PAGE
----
One Does Not Simply…Write About Anthropology

My Time as a Graduate Student

Public Anthropology

on January 28, 2013

Should Anthropology be in the public? And if so, how much of anthropology should be publicized?

The answer is, why not? The ways of communication have expanded and the popularization of  the uses of social media has proven to have helped expand the discipline of anthropology, and it has only been recently that all these types of communication has come into existence. Many academics, as well as myself, have been behind on the times. Although it is still very much in it’s infancy, it is quickly spreading and developing through a younger generation of academics. It has given way to embracing the discipline of anthropologists and being an anthropologist. The project: This is Anthropology, has done just that. Besides the recent response to the governor of Florida’, Rick Scott, has claimed the uselessness of anthropology. The goal is to spread and educate how effective, influential  and what is being done through the use of anthropology throughout the world. And that is what we should be using social media, as an education tool.

As anthropologists, we have all heard the same questions and statements made by the ‘uneducated’ public about anthropology. Most people think we have study insects or dinosaurs or aliens….and we just shake our fists the fantasies of Tomb Raider, Indiana Jones, and Bones for the way we are portrayed to the public. There is just a lack of general knowledge to individuals outside of the discipline. It is not the public’s fault, but it is really our own. We should be providing the public with the knowledge. (Although there are those people who are too far out there about aliens and archaeology who are beyond our help) If you think about it, where does the public get their information? Television shows and the internet, whether the information is correct or not, it is the main source of gathering and receiving information. TV shows like Ancient Aliens, The Aquatic Ape….these may seem far fetched ideas to us but the individuals who present this information have the power and influence over the information that is being spread and received by the public.  People are innately curious about themselves, their pasts, and of other cultures. Thus is why many of us joined the discipline. Why not use the same tactics to spread information about our research?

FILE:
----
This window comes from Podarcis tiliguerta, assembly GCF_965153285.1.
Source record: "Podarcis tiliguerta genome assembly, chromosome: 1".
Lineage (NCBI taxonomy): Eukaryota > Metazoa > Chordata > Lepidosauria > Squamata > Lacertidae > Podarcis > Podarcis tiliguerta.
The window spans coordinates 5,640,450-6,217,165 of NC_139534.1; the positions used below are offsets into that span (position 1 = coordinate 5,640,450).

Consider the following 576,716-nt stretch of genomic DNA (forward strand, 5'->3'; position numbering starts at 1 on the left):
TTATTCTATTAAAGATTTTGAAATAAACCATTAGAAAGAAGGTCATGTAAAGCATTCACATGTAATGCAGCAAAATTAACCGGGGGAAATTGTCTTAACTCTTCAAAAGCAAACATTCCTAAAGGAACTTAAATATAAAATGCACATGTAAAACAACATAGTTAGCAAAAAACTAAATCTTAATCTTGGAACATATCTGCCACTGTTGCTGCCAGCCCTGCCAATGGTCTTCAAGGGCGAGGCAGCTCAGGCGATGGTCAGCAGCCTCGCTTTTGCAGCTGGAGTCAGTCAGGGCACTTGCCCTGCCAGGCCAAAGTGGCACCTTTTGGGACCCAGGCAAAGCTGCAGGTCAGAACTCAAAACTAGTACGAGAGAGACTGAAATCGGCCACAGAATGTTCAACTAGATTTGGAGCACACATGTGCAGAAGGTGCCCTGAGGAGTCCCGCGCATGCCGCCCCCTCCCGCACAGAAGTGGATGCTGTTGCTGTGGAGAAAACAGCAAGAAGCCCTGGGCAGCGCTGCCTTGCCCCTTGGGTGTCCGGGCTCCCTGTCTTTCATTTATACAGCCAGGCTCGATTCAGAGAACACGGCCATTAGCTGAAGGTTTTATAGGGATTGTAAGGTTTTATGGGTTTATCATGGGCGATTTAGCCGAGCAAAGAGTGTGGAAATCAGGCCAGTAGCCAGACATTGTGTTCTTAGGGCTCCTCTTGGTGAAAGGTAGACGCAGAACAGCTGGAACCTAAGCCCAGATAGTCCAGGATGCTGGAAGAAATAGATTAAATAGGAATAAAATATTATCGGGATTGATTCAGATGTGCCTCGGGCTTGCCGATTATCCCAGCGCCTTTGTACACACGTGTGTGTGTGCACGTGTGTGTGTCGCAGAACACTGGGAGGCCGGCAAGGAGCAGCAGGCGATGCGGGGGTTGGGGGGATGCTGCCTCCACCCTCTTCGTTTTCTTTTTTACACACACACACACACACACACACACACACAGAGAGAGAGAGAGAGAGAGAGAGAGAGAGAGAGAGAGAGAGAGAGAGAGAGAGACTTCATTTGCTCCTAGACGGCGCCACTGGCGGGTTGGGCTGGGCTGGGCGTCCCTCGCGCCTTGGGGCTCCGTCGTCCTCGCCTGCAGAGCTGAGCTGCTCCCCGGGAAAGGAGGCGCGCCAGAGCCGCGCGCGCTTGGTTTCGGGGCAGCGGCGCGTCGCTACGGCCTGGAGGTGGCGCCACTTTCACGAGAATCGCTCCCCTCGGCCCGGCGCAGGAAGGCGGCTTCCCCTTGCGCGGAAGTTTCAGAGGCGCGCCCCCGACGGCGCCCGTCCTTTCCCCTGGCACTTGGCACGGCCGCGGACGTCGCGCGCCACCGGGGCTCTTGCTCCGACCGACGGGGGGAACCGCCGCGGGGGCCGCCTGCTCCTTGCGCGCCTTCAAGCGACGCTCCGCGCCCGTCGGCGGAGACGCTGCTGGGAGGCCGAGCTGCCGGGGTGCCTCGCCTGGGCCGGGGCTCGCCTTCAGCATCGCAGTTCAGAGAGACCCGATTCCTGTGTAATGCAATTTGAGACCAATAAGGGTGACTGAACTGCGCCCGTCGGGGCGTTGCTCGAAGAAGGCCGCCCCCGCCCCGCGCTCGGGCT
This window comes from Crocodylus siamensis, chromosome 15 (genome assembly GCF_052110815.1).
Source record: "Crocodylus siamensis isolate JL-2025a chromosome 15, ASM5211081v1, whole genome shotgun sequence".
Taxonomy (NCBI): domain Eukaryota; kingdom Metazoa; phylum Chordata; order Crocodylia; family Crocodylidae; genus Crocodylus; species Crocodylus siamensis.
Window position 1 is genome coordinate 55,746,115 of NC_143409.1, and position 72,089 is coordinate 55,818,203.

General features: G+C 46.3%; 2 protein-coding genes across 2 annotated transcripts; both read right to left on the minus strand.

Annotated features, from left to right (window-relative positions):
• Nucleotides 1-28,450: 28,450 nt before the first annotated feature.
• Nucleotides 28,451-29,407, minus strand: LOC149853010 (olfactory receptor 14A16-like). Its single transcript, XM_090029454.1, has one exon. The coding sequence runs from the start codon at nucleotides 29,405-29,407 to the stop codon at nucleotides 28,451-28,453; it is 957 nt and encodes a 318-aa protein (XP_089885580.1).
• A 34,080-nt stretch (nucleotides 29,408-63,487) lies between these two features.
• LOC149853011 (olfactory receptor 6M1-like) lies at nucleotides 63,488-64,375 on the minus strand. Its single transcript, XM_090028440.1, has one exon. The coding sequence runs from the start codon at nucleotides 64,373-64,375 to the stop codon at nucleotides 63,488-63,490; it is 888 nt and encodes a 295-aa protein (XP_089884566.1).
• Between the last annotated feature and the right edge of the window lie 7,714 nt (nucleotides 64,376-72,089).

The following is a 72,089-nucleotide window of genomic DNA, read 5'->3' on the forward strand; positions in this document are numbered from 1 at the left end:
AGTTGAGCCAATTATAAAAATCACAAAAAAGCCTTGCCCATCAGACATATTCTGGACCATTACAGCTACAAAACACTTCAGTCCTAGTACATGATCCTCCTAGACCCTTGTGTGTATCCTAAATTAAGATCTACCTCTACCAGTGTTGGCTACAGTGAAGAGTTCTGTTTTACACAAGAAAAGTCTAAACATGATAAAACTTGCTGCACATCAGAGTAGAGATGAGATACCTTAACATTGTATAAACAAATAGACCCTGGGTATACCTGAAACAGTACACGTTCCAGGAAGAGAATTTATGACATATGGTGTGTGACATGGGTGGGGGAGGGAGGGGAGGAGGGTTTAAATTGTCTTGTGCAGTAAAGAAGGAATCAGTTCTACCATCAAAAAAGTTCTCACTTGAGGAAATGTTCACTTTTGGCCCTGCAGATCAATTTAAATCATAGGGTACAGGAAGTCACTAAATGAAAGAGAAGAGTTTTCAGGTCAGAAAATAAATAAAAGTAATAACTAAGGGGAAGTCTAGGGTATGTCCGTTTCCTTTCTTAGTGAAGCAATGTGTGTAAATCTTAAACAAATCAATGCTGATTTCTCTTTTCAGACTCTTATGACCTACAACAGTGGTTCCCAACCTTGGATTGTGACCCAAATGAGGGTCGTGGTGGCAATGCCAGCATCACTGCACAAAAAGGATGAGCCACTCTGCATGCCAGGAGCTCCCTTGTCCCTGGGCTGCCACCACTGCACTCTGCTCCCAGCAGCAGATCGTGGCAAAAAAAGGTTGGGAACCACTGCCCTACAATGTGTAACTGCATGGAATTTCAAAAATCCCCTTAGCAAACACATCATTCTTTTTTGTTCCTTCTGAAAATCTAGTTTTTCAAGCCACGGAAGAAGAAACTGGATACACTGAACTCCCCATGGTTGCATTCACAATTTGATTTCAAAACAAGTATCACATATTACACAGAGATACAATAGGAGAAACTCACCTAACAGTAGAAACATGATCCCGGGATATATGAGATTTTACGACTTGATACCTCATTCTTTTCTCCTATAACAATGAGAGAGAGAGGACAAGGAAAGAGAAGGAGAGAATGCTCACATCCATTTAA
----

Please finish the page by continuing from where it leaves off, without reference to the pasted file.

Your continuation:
Public Anthropology gives us a sense of purpose to be able to reach out across the boundaries and spread ideas as well as bring individuals together. We are anthropologists and there is a need for embracing the discipline for not only ourselves but for others as well. The new generation of anthropologists need to have inspiration and influences in the right direction to be successful. When I was an undergraduate at UMW, the Anthropology Department was struggling to stay at the university as a major discipline. Much for the same reason of the statement of Rick Scott, there is a sense that anthropology is a useless major and an academic dead-end. Every year the university faces the same struggle and is always being threatened on the cutting block. Cutting the program would lead to loss of not only jobs of the professors but also a loss of potential anthropologists. Do we really want this fate for anthropology? To struggle at university of a sense of identity? I really don’t want to see this happen at UMW or any university.


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